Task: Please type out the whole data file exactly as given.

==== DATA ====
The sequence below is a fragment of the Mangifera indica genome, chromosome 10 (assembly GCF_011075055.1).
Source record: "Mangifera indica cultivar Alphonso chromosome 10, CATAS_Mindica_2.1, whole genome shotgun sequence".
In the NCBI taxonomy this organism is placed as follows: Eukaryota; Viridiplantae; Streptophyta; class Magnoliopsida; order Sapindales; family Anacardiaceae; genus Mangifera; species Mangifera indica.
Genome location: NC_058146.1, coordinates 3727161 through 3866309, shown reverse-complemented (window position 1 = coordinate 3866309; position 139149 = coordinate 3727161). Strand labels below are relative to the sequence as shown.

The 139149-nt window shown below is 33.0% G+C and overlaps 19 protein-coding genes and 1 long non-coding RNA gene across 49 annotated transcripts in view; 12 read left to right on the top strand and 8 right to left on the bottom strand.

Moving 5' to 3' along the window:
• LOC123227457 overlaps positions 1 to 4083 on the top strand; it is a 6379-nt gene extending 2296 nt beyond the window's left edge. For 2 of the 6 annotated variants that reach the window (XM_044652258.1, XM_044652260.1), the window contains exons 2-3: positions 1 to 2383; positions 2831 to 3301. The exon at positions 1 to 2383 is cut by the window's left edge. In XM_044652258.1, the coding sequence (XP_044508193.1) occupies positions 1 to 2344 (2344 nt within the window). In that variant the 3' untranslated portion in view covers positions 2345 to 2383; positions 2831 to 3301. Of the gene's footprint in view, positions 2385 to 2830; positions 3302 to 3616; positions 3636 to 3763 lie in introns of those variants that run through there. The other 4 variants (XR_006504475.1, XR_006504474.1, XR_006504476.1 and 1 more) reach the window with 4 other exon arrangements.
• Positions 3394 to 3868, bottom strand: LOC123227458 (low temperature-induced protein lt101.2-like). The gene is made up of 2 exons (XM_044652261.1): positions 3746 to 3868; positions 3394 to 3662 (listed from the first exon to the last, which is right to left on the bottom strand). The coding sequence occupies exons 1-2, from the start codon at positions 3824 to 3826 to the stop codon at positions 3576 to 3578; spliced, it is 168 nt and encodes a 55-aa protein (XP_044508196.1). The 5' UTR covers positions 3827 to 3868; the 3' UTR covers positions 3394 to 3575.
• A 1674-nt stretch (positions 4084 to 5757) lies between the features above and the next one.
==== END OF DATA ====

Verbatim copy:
The sequence below is a fragment of the Mangifera indica genome, chromosome 10 (assembly GCF_011075055.1).
Source record: "Mangifera indica cultivar Alphonso chromosome 10, CATAS_Mindica_2.1, whole genome shotgun sequence".
In the NCBI taxonomy this organism is placed as follows: Eukaryota; Viridiplantae; Streptophyta; class Magnoliopsida; order Sapindales; family Anacardiaceae; genus Mangifera; species Mangifera indica.
Genome location: NC_058146.1, coordinates 3727161 through 3866309, shown reverse-complemented (window position 1 = coordinate 3866309; position 139149 = coordinate 3727161). Strand labels below are relative to the sequence as shown.

The 139149-nt window shown below is 33.0% G+C and overlaps 19 protein-coding genes and 1 long non-coding RNA gene across 49 annotated transcripts in view; 12 read left to right on the top strand and 8 right to left on the bottom strand.

Moving 5' to 3' along the window:
• LOC123227457 overlaps positions 1 to 4083 on the top strand; it is a 6379-nt gene extending 2296 nt beyond the window's left edge. For 2 of the 6 annotated variants that reach the window (XM_044652258.1, XM_044652260.1), the window contains exons 2-3: positions 1 to 2383; positions 2831 to 3301. The exon at positions 1 to 2383 is cut by the window's left edge. In XM_044652258.1, the coding sequence (XP_044508193.1) occupies positions 1 to 2344 (2344 nt within the window). In that variant the 3' untranslated portion in view covers positions 2345 to 2383; positions 2831 to 3301. Of the gene's footprint in view, positions 2385 to 2830; positions 3302 to 3616; positions 3636 to 3763 lie in introns of those variants that run through there. The other 4 variants (XR_006504475.1, XR_006504474.1, XR_006504476.1 and 1 more) reach the window with 4 other exon arrangements.
• Positions 3394 to 3868, bottom strand: LOC123227458 (low temperature-induced protein lt101.2-like). The gene is made up of 2 exons (XM_044652261.1): positions 3746 to 3868; positions 3394 to 3662 (listed from the first exon to the last, which is right to left on the bottom strand). The coding sequence occupies exons 1-2, from the start codon at positions 3824 to 3826 to the stop codon at positions 3576 to 3578; spliced, it is 168 nt and encodes a 55-aa protein (XP_044508196.1). The 5' UTR covers positions 3827 to 3868; the 3' UTR covers positions 3394 to 3575.
• A 1674-nt stretch (positions 4084 to 5757) lies between the features above and the next one.